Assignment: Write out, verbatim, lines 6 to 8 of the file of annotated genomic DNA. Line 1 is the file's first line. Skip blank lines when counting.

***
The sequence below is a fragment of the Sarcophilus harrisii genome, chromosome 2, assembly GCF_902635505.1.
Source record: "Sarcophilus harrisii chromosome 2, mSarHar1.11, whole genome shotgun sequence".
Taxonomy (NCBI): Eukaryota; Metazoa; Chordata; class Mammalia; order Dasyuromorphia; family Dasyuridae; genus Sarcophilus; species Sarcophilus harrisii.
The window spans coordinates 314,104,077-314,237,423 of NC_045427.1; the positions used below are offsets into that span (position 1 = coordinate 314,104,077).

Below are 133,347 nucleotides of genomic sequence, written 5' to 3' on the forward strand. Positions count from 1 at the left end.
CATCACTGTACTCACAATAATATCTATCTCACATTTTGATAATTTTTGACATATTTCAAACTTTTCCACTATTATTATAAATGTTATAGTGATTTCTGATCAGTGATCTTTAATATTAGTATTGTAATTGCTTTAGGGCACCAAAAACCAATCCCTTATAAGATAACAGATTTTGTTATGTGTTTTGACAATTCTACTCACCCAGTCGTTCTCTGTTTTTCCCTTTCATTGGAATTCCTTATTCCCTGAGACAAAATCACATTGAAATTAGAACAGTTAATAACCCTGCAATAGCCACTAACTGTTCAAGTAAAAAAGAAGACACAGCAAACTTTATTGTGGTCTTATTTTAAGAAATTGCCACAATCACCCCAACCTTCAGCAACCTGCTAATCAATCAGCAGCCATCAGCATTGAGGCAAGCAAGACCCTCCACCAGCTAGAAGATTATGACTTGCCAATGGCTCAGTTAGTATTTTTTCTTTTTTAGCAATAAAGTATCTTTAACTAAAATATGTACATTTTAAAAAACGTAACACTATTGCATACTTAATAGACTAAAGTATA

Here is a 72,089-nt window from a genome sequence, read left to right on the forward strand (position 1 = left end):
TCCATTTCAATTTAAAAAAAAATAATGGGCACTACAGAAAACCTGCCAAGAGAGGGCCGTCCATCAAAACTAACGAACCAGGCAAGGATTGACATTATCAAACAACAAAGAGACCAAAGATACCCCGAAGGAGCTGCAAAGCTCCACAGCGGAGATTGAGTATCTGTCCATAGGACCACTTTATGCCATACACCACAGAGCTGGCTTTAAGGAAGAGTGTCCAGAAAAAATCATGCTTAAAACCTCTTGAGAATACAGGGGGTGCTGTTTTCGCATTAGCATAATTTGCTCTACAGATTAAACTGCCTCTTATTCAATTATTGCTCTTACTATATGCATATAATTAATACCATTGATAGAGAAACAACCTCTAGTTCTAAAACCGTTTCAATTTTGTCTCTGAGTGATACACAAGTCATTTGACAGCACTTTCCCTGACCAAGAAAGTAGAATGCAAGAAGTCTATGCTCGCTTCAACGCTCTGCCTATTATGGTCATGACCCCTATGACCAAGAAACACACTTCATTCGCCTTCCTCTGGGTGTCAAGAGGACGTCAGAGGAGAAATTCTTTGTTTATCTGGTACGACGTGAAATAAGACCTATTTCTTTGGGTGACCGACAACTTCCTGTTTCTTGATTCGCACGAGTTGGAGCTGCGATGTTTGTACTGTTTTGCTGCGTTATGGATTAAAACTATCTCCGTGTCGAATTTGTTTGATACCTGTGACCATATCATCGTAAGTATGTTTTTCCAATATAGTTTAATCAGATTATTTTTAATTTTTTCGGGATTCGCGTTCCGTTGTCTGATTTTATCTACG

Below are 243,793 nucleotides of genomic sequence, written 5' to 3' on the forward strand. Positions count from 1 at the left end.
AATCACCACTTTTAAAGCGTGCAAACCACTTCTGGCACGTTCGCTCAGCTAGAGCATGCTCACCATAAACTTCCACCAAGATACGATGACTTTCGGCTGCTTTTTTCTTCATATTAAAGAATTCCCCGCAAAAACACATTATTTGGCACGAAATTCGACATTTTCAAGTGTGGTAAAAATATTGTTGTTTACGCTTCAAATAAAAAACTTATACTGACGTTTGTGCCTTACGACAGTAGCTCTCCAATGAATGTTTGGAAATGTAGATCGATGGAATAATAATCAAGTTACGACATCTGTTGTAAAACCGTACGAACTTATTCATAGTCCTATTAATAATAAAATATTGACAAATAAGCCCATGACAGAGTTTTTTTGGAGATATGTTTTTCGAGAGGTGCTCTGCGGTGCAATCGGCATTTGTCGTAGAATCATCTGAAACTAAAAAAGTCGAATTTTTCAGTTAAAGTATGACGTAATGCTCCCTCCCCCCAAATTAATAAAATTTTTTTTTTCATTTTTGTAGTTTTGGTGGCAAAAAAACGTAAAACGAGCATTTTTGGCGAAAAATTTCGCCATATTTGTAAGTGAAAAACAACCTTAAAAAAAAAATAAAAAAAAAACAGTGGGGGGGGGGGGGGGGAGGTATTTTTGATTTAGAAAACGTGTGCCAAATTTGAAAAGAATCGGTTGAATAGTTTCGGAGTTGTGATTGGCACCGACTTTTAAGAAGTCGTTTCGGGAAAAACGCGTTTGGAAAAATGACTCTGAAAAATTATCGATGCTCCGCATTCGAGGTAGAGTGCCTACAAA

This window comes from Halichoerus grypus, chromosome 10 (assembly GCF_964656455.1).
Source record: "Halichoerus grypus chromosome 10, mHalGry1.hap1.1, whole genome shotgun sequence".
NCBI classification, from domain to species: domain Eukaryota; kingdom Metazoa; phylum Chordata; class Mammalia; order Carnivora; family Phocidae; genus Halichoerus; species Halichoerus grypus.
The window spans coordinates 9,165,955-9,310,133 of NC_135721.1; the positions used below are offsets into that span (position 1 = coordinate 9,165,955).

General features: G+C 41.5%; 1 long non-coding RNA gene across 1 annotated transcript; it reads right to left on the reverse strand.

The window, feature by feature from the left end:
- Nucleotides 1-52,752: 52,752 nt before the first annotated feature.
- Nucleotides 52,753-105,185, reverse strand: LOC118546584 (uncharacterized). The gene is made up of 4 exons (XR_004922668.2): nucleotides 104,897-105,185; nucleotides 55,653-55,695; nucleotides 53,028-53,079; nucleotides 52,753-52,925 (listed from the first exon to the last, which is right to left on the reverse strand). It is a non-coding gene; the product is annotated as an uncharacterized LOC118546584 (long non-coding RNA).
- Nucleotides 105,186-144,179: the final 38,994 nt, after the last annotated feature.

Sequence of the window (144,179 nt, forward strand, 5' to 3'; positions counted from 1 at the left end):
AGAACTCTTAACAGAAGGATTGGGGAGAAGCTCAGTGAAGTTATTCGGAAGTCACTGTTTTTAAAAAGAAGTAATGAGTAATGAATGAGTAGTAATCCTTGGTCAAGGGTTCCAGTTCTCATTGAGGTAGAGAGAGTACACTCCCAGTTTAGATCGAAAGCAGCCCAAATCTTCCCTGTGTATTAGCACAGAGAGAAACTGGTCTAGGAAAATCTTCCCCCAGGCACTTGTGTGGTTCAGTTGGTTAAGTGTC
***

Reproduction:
CATCACTGTACTCACAATAATATCTATCTCACATTTTGATAATTTTTGACATATTTCAAACTTTTCCACTATTATTATAAATGTTATAGTGATTTCTGATCAGTGATCTTTAATATTAGTATTGTAATTGCTTTAGGGCACCAAAAACCAATCCCTTATAAGATAACAGATTTTGTTATGTGTTTTGACAATTCTACTCACCCAGTCGTTCTCTGTTTTTCCCTTTCATTGGAATTCCTTATTCCCTGAGACAAAATCACATTGAAATTAGAACAGTTAATAACCCTGCAATAGCCACTAACTGTTCAAGTAAAAAAGAAGACACAGCAAACTTTATTGTGGTCTTATTTTAAGAAATTGCCACAATCACCCCAACCTTCAGCAACCTGCTAATCAATCAGCAGCCATCAGCATTGAGGCAAGCAAGACCCTCCACCAGCTAGAAGATTATGACTTGCCAATGGCTCAGTTAGTATTTTTTCTTTTTTAGCAATAAAGTATCTTTAACTAAAATATGTACATTTTAAAAAACGTAACACTATTGCATACTTAATAGACTAAAGTATA

Here is a 72,089-nt window from a genome sequence, read left to right on the forward strand (position 1 = left end):
TCCATTTCAATTTAAAAAAAAATAATGGGCACTACAGAAAACCTGCCAAGAGAGGGCCGTCCATCAAAACTAACGAACCAGGCAAGGATTGACATTATCAAACAACAAAGAGACCAAAGATACCCCGAAGGAGCTGCAAAGCTCCACAGCGGAGATTGAGTATCTGTCCATAGGACCACTTTATGCCATACACCACAGAGCTGGCTTTAAGGAAGAGTGTCCAGAAAAAATCATGCTTAAAACCTCTTGAGAATACAGGGGGTGCTGTTTTCGCATTAGCATAATTTGCTCTACAGATTAAACTGCCTCTTATTCAATTATTGCTCTTACTATATGCATATAATTAATACCATTGATAGAGAAACAACCTCTAGTTCTAAAACCGTTTCAATTTTGTCTCTGAGTGATACACAAGTCATTTGACAGCACTTTCCCTGACCAAGAAAGTAGAATGCAAGAAGTCTATGCTCGCTTCAACGCTCTGCCTATTATGGTCATGACCCCTATGACCAAGAAACACACTTCATTCGCCTTCCTCTGGGTGTCAAGAGGACGTCAGAGGAGAAATTCTTTGTTTATCTGGTACGACGTGAAATAAGACCTATTTCTTTGGGTGACCGACAACTTCCTGTTTCTTGATTCGCACGAGTTGGAGCTGCGATGTTTGTACTGTTTTGCTGCGTTATGGATTAAAACTATCTCCGTGTCGAATTTGTTTGATACCTGTGACCATATCATCGTAAGTATGTTTTTCCAATATAGTTTAATCAGATTATTTTTAATTTTTTCGGGATTCGCGTTCCGTTGTCTGATTTTATCTACG